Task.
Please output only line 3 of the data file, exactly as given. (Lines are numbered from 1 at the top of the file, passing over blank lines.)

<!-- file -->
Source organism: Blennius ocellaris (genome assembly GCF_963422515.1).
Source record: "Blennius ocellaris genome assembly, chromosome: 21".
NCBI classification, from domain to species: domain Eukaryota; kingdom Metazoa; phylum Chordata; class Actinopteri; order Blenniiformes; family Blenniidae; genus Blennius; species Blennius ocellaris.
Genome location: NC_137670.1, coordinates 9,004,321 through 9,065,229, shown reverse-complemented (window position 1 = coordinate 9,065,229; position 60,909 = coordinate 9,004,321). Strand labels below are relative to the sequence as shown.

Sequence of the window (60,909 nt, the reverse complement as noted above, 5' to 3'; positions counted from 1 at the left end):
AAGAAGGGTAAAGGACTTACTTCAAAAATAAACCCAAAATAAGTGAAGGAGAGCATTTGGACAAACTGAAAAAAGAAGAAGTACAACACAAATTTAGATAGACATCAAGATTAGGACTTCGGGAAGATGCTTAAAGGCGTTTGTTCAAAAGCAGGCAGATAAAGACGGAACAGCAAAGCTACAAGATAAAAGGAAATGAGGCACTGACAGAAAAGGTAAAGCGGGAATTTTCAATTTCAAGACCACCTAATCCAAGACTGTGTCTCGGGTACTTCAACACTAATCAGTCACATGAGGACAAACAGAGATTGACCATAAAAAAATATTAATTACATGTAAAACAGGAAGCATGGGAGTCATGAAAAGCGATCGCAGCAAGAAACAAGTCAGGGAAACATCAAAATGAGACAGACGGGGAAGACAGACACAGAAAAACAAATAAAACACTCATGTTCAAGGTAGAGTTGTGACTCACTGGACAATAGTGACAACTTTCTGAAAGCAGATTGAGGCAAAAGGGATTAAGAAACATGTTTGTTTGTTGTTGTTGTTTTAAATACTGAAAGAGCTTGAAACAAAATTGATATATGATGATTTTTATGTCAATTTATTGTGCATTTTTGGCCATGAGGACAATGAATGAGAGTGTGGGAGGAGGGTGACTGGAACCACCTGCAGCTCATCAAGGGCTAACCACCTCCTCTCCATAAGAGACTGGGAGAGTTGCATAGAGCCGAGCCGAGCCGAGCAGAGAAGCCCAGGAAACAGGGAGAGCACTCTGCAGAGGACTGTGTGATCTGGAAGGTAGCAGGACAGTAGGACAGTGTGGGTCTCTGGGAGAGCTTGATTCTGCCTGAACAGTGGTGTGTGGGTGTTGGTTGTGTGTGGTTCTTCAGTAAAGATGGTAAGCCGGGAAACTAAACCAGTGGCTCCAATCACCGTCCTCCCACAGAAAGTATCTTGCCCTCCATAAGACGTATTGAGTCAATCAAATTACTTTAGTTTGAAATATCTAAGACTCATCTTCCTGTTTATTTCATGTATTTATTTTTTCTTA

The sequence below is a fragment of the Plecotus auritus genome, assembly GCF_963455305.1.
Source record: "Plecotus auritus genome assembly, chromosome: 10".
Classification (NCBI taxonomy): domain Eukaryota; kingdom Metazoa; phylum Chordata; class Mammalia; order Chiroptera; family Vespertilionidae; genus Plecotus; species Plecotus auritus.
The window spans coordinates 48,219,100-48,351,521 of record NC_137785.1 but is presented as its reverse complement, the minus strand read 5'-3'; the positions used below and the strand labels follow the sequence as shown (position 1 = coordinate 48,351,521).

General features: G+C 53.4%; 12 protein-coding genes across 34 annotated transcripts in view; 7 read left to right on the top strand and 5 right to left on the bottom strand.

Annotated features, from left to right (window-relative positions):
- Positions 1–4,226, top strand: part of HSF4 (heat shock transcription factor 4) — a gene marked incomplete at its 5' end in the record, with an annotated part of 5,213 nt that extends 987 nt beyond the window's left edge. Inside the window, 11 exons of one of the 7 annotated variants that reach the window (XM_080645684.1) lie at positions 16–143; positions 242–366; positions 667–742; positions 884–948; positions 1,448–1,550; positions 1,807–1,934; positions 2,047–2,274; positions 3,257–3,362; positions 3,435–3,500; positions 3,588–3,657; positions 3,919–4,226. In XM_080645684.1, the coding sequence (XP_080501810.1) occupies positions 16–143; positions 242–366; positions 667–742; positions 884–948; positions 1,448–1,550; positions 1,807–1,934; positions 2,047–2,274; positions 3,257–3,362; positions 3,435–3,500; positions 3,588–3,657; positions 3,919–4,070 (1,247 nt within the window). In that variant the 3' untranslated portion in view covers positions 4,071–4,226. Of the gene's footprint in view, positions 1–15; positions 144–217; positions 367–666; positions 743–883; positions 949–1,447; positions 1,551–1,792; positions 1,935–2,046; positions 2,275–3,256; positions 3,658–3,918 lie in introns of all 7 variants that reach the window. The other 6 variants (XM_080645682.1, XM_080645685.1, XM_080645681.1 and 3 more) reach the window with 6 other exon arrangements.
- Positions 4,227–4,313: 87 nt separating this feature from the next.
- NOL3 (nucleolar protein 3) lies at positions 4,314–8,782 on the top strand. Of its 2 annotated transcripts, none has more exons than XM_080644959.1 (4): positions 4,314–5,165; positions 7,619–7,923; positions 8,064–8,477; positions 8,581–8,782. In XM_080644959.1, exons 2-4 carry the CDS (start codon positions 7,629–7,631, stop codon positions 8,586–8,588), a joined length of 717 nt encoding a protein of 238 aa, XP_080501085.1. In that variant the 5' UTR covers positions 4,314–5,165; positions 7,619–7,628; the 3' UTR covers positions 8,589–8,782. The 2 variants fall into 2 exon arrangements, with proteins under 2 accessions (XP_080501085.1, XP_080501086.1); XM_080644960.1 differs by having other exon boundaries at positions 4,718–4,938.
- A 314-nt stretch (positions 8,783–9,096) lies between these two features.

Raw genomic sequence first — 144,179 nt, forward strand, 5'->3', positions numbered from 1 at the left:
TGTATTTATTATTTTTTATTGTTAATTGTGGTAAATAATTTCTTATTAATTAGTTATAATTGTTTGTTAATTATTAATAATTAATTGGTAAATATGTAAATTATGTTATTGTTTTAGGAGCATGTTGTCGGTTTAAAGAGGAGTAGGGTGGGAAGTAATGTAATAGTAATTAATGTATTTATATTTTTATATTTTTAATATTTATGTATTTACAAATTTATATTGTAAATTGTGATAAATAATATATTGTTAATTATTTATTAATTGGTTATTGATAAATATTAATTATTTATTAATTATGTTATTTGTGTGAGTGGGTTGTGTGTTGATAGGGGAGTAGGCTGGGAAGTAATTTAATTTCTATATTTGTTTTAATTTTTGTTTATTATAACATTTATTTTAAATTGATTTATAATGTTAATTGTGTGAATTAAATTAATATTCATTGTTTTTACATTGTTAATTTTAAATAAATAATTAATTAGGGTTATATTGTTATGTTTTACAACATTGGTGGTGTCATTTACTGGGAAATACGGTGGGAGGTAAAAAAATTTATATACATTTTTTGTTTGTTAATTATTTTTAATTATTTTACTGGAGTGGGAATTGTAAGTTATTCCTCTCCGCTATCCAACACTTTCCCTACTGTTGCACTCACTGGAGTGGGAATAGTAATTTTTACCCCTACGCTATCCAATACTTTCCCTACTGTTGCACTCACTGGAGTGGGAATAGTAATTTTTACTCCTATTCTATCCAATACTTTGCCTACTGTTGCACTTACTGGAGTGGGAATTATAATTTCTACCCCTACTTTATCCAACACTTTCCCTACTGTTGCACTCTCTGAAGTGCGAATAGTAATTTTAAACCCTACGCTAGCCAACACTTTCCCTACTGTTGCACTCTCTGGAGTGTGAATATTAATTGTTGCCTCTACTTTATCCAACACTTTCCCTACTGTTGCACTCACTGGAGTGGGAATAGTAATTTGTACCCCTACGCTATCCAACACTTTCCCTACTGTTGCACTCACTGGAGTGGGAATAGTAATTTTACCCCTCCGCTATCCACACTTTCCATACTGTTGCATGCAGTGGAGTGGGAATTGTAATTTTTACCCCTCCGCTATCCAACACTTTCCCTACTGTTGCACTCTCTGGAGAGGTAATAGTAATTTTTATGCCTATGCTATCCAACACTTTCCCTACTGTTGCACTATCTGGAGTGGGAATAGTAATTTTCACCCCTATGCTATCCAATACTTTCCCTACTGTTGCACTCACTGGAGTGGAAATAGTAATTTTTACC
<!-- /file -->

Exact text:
NCBI classification, from domain to species: domain Eukaryota; kingdom Metazoa; phylum Chordata; class Actinopteri; order Blenniiformes; family Blenniidae; genus Blennius; species Blennius ocellaris.